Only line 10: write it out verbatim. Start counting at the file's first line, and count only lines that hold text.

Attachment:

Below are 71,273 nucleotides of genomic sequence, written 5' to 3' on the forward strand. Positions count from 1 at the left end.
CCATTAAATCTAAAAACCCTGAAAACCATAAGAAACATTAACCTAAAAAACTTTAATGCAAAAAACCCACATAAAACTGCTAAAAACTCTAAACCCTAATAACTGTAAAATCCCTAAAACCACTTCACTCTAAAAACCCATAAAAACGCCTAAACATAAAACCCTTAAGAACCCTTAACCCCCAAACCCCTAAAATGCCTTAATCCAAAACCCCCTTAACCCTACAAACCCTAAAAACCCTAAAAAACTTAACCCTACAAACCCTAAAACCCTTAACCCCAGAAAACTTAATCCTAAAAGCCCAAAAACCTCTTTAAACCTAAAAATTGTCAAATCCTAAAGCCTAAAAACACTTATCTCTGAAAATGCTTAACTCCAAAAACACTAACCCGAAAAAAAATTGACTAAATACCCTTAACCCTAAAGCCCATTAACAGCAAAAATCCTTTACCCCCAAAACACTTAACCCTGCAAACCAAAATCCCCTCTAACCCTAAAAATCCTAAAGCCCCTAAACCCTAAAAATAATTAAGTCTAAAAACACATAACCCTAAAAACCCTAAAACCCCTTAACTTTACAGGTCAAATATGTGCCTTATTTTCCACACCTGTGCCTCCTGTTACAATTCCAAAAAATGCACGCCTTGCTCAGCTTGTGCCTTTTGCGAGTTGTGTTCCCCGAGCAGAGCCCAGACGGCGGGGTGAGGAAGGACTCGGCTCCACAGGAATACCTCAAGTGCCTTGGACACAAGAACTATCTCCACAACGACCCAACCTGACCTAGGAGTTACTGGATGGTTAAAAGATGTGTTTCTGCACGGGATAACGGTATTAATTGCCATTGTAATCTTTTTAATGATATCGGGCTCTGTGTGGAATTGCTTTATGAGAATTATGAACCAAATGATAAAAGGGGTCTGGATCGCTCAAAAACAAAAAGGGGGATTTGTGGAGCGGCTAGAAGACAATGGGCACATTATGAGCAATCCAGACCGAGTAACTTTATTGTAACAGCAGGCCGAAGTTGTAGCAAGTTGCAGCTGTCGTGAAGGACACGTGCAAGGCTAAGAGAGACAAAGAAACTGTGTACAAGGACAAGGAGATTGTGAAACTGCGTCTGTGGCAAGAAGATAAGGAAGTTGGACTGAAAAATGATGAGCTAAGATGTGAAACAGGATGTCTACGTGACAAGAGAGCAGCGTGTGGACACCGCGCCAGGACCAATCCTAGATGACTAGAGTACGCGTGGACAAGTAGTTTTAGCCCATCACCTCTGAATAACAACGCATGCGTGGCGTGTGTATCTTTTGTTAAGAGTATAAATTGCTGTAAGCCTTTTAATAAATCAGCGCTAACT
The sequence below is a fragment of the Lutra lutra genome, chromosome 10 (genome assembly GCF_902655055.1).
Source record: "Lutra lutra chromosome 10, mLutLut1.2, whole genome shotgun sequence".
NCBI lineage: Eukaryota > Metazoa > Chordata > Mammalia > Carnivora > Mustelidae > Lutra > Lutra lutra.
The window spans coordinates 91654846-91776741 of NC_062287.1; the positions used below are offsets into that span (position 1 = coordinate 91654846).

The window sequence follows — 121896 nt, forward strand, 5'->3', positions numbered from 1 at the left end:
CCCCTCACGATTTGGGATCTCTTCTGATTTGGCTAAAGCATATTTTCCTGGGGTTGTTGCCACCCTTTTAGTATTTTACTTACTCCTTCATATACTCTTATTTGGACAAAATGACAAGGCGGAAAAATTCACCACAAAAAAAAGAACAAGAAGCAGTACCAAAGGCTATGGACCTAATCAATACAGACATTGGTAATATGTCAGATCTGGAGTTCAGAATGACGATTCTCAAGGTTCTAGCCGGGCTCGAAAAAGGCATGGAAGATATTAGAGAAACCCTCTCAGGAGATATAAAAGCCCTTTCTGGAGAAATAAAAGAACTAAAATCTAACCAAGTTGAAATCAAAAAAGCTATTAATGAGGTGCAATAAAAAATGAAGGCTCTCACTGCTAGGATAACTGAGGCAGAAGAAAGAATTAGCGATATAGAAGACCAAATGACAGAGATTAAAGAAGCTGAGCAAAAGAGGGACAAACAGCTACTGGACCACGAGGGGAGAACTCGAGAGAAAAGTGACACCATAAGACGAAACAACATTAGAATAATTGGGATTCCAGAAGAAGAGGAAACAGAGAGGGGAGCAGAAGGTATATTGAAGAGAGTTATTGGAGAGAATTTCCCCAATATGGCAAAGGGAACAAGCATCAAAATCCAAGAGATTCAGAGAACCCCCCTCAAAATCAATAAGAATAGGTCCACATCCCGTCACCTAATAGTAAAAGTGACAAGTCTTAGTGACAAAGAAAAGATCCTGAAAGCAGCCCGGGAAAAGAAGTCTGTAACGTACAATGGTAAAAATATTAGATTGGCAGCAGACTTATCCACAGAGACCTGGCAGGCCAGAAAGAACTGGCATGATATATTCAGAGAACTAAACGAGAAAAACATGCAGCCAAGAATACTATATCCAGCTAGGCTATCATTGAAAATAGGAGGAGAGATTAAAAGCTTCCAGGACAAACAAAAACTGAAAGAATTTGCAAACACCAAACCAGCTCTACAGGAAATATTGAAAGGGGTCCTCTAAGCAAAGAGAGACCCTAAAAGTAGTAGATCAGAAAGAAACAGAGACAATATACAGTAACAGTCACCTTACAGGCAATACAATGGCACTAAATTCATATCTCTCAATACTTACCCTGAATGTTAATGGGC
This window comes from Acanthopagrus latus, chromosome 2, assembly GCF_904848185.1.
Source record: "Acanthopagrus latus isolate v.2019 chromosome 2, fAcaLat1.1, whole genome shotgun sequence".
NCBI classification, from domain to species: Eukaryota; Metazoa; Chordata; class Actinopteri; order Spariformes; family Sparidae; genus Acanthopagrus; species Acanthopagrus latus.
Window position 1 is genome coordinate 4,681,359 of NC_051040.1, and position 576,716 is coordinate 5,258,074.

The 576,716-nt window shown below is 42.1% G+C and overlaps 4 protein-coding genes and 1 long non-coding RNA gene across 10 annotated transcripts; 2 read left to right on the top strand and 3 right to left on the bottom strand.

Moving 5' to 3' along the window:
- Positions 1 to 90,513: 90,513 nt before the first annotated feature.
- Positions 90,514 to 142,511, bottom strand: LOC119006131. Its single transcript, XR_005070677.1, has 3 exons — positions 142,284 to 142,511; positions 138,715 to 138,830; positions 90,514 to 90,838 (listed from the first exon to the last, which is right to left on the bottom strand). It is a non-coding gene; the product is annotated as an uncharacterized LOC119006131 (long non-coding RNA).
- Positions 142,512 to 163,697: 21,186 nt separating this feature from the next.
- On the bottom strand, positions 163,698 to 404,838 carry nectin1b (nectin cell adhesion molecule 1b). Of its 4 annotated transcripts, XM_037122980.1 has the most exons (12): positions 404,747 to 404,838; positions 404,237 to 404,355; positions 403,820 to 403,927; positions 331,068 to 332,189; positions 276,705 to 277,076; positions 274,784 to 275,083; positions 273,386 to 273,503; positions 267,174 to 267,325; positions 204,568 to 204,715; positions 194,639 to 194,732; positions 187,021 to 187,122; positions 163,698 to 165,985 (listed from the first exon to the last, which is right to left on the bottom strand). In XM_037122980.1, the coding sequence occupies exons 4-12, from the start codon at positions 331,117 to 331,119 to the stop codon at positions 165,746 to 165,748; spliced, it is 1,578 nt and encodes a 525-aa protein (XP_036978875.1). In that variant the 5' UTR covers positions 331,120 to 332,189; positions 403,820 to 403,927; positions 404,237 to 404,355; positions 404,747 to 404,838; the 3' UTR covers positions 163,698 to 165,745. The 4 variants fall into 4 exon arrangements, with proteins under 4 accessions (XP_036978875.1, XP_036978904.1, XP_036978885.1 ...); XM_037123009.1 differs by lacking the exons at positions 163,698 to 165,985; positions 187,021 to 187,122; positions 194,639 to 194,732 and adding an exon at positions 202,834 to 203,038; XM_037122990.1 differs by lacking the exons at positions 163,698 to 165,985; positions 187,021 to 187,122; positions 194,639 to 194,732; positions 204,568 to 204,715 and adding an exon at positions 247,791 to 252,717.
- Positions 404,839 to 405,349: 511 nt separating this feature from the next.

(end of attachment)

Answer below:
Source record: "Acanthopagrus latus isolate v.2019 chromosome 2, fAcaLat1.1, whole genome shotgun sequence".